Science Junkie
Photonic quantum computers
Harnessing the unique features of the quantum world promises a dramatic speed-up in information processing as compared to the fastest classical machines. Scientists from the Group of Philip Walther from the Faculty of Physics, University of Vienna succeeded in prototyping a new and highly resource efficient model of a quantum computer – the boson sampling computer. The results will be published in the upcoming issue of the renowned scientific journal “Nature Photonics”.Quantum computers work by manipulating quantum objects as, for example, individual photons, electrons or atoms and by harnessing the unique quantum features. Not only do quantum computers promise a dramatic increase in speed over classical computers in a variety of computational tasks; they are designed to complete tasks that even a supercomputer would not be able to handle. Although, in recent years, there has been a rapid development in quantum technology the realization of a full-sized quantum computer is still very challenging. While it is still an exciting open question which architecture and quantum objects will finally lead to the outperformance of conventional supercomputers, current experiments show that some quantum objects are better suited than others for particular computational tasks.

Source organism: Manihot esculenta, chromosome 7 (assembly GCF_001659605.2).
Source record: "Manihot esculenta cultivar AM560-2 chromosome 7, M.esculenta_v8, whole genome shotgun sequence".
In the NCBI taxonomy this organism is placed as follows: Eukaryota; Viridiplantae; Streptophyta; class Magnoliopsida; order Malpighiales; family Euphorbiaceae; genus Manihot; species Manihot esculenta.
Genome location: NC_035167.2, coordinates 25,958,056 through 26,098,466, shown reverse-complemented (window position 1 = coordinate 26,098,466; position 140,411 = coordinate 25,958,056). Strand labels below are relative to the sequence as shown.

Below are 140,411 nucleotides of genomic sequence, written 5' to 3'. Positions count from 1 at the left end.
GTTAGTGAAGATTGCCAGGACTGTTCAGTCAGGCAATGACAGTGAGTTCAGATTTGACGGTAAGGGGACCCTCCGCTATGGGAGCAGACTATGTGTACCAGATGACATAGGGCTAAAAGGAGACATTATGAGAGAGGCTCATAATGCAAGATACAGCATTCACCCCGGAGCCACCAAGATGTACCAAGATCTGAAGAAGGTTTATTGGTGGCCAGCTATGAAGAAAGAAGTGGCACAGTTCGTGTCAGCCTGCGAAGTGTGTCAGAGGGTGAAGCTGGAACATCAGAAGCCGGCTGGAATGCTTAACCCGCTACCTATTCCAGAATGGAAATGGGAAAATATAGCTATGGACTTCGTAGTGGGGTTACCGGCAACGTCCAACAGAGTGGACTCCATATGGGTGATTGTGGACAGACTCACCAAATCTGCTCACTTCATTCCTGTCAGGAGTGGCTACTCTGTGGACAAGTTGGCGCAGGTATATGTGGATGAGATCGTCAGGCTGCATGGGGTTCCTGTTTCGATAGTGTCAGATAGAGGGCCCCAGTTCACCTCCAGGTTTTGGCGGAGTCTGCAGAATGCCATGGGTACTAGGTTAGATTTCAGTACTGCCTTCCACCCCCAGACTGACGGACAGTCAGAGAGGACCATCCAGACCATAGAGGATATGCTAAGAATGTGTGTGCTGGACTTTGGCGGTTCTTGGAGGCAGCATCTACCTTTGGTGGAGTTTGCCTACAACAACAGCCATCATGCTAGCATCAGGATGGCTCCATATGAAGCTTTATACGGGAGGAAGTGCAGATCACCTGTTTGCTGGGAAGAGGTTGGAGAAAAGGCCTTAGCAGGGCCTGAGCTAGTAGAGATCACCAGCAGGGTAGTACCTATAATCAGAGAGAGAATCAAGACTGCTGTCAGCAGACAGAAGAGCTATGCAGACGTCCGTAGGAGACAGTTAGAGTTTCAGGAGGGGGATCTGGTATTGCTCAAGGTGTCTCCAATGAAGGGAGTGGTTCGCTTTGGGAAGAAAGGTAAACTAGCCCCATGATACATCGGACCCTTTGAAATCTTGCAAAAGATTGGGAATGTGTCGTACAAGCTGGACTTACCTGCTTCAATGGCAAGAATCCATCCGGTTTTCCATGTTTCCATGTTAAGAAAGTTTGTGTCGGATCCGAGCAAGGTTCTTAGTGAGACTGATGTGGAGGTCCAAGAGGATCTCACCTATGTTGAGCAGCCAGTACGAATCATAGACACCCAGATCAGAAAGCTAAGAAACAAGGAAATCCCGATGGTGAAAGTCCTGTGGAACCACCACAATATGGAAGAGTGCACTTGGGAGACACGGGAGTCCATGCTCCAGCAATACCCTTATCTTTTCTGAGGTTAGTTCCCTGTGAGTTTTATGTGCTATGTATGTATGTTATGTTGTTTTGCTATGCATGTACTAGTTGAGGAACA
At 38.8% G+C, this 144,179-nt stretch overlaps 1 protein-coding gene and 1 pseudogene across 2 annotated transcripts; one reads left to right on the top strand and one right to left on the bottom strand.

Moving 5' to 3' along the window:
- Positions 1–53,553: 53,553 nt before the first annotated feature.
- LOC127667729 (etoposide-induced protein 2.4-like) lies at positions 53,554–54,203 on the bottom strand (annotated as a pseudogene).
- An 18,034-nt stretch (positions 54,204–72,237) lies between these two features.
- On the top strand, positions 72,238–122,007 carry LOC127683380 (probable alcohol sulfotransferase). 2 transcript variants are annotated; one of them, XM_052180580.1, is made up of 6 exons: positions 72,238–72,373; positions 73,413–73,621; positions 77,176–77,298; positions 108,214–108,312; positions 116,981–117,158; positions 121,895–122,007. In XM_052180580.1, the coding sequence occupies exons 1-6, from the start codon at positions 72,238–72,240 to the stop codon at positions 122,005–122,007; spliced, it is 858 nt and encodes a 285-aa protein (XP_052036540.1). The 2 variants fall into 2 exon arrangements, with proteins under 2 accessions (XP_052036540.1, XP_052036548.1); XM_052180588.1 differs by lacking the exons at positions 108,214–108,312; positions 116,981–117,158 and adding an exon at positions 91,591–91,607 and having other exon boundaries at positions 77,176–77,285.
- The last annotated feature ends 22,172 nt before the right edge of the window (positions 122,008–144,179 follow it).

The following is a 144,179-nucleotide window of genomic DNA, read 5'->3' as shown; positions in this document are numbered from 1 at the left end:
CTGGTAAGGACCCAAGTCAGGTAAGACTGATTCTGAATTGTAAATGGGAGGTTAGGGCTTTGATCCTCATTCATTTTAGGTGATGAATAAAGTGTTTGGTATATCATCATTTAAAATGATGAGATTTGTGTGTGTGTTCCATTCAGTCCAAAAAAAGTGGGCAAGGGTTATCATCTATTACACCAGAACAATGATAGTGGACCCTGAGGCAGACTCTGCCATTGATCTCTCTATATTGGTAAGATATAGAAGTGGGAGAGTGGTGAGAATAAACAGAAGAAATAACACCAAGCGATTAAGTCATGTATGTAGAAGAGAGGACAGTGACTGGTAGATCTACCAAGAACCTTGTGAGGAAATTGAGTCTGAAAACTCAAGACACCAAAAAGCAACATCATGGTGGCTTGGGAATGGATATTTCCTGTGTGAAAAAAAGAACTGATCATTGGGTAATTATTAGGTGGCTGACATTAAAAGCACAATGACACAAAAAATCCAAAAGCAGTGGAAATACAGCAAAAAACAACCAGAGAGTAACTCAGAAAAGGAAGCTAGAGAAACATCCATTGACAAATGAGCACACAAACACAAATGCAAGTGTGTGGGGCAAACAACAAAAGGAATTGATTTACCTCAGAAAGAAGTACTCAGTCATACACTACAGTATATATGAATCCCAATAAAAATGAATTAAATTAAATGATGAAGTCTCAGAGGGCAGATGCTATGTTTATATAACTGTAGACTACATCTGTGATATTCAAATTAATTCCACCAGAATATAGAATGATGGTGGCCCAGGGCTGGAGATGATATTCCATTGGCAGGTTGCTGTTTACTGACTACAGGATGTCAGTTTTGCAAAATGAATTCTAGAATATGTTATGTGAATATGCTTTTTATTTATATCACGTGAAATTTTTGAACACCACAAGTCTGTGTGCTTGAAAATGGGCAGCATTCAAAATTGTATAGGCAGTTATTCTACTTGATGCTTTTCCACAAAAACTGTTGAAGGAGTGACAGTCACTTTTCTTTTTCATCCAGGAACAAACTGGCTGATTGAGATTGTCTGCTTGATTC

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Photonic quantum computers

Harnessing the unique features of the quantum world promises a dramatic speed-up in information processing as compared to the fastest classical machines. Scientists from the Group of Philip Walther from the Faculty of Physics, University of Vienna succeeded in prototyping a new and highly resource efficient model of a quantum computer – the boson sampling computer. The results will be published in the upcoming issue of the renowned scientific journal “Nature Photonics”.

Quantum computers work by manipulating quantum objects as, for example, individual photons, electrons or atoms and by harnessing the unique quantum features. Not only do quantum computers promise a dramatic increase in speed over classical computers in a variety of computational tasks; they are designed to complete tasks that even a supercomputer would not be able to handle. Although, in recent years, there has been a rapid development in quantum technology the realization of a full-sized quantum computer is still very challenging. While it is still an exciting open question which architecture and quantum objects will finally lead to the outperformance of conventional supercomputers, current experiments show that some quantum objects are better suited than others for particular computational tasks.

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